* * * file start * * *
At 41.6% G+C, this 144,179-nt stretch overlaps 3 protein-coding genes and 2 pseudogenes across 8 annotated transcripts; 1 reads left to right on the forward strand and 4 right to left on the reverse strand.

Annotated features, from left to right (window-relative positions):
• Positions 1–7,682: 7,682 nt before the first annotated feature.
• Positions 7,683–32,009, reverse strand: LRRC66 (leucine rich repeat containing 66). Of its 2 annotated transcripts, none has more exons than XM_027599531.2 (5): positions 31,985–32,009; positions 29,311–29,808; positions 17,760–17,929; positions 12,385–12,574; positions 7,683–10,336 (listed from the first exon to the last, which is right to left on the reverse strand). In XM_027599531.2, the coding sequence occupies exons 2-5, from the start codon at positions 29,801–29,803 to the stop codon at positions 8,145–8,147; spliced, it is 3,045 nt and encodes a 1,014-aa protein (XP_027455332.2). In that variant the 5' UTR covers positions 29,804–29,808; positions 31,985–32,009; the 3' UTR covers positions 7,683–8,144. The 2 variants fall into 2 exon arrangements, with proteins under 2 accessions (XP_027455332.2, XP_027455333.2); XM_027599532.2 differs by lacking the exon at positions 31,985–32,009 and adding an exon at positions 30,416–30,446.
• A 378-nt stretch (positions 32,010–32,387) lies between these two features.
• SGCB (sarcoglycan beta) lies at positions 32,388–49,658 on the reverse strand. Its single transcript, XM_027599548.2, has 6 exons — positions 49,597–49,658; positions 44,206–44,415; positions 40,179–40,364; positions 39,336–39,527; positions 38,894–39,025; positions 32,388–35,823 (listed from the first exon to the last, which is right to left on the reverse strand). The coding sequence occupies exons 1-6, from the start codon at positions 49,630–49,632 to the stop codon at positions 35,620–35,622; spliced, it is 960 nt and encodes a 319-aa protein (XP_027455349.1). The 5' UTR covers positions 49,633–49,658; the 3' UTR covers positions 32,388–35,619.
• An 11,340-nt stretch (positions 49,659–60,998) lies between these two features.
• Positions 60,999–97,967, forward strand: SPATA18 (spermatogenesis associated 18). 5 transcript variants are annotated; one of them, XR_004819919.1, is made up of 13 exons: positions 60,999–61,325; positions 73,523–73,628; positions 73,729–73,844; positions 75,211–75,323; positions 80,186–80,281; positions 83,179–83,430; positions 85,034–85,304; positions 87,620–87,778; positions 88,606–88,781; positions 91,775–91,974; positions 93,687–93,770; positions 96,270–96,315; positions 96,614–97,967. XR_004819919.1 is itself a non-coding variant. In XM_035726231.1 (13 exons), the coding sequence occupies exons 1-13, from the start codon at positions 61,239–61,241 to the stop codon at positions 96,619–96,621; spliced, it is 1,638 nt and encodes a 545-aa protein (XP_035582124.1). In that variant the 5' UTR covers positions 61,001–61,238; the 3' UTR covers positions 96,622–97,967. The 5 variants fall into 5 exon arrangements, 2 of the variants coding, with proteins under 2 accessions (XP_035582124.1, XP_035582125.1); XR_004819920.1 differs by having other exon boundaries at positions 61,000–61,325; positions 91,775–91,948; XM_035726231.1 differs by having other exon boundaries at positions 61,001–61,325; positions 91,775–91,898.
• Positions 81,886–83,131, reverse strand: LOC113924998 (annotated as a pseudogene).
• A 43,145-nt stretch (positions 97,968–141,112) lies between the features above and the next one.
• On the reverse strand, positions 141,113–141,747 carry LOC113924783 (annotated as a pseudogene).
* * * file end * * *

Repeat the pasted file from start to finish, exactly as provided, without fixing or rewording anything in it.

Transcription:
At 41.6% G+C, this 144,179-nt stretch overlaps 3 protein-coding genes and 2 pseudogenes across 8 annotated transcripts; 1 reads left to right on the forward strand and 4 right to left on the reverse strand.

Annotated features, from left to right (window-relative positions):
• Positions 1–7,682: 7,682 nt before the first annotated feature.
• Positions 7,683–32,009, reverse strand: LRRC66 (leucine rich repeat containing 66). Of its 2 annotated transcripts, none has more exons than XM_027599531.2 (5): positions 31,985–32,009; positions 29,311–29,808; positions 17,760–17,929; positions 12,385–12,574; positions 7,683–10,336 (listed from the first exon to the last, which is right to left on the reverse strand). In XM_027599531.2, the coding sequence occupies exons 2-5, from the start codon at positions 29,801–29,803 to the stop codon at positions 8,145–8,147; spliced, it is 3,045 nt and encodes a 1,014-aa protein (XP_027455332.2). In that variant the 5' UTR covers positions 29,804–29,808; positions 31,985–32,009; the 3' UTR covers positions 7,683–8,144. The 2 variants fall into 2 exon arrangements, with proteins under 2 accessions (XP_027455332.2, XP_027455333.2); XM_027599532.2 differs by lacking the exon at positions 31,985–32,009 and adding an exon at positions 30,416–30,446.
• A 378-nt stretch (positions 32,010–32,387) lies between these two features.
• SGCB (sarcoglycan beta) lies at positions 32,388–49,658 on the reverse strand. Its single transcript, XM_027599548.2, has 6 exons — positions 49,597–49,658; positions 44,206–44,415; positions 40,179–40,364; positions 39,336–39,527; positions 38,894–39,025; positions 32,388–35,823 (listed from the first exon to the last, which is right to left on the reverse strand). The coding sequence occupies exons 1-6, from the start codon at positions 49,630–49,632 to the stop codon at positions 35,620–35,622; spliced, it is 960 nt and encodes a 319-aa protein (XP_027455349.1). The 5' UTR covers positions 49,633–49,658; the 3' UTR covers positions 32,388–35,619.
• An 11,340-nt stretch (positions 49,659–60,998) lies between these two features.
• Positions 60,999–97,967, forward strand: SPATA18 (spermatogenesis associated 18). 5 transcript variants are annotated; one of them, XR_004819919.1, is made up of 13 exons: positions 60,999–61,325; positions 73,523–73,628; positions 73,729–73,844; positions 75,211–75,323; positions 80,186–80,281; positions 83,179–83,430; positions 85,034–85,304; positions 87,620–87,778; positions 88,606–88,781; positions 91,775–91,974; positions 93,687–93,770; positions 96,270–96,315; positions 96,614–97,967. XR_004819919.1 is itself a non-coding variant. In XM_035726231.1 (13 exons), the coding sequence occupies exons 1-13, from the start codon at positions 61,239–61,241 to the stop codon at positions 96,619–96,621; spliced, it is 1,638 nt and encodes a 545-aa protein (XP_035582124.1). In that variant the 5' UTR covers positions 61,001–61,238; the 3' UTR covers positions 96,622–97,967. The 5 variants fall into 5 exon arrangements, 2 of the variants coding, with proteins under 2 accessions (XP_035582124.1, XP_035582125.1); XR_004819920.1 differs by having other exon boundaries at positions 61,000–61,325; positions 91,775–91,948; XM_035726231.1 differs by having other exon boundaries at positions 61,001–61,325; positions 91,775–91,898.
• Positions 81,886–83,131, reverse strand: LOC113924998 (annotated as a pseudogene).
• A 43,145-nt stretch (positions 97,968–141,112) lies between the features above and the next one.
• On the reverse strand, positions 141,113–141,747 carry LOC113924783 (annotated as a pseudogene).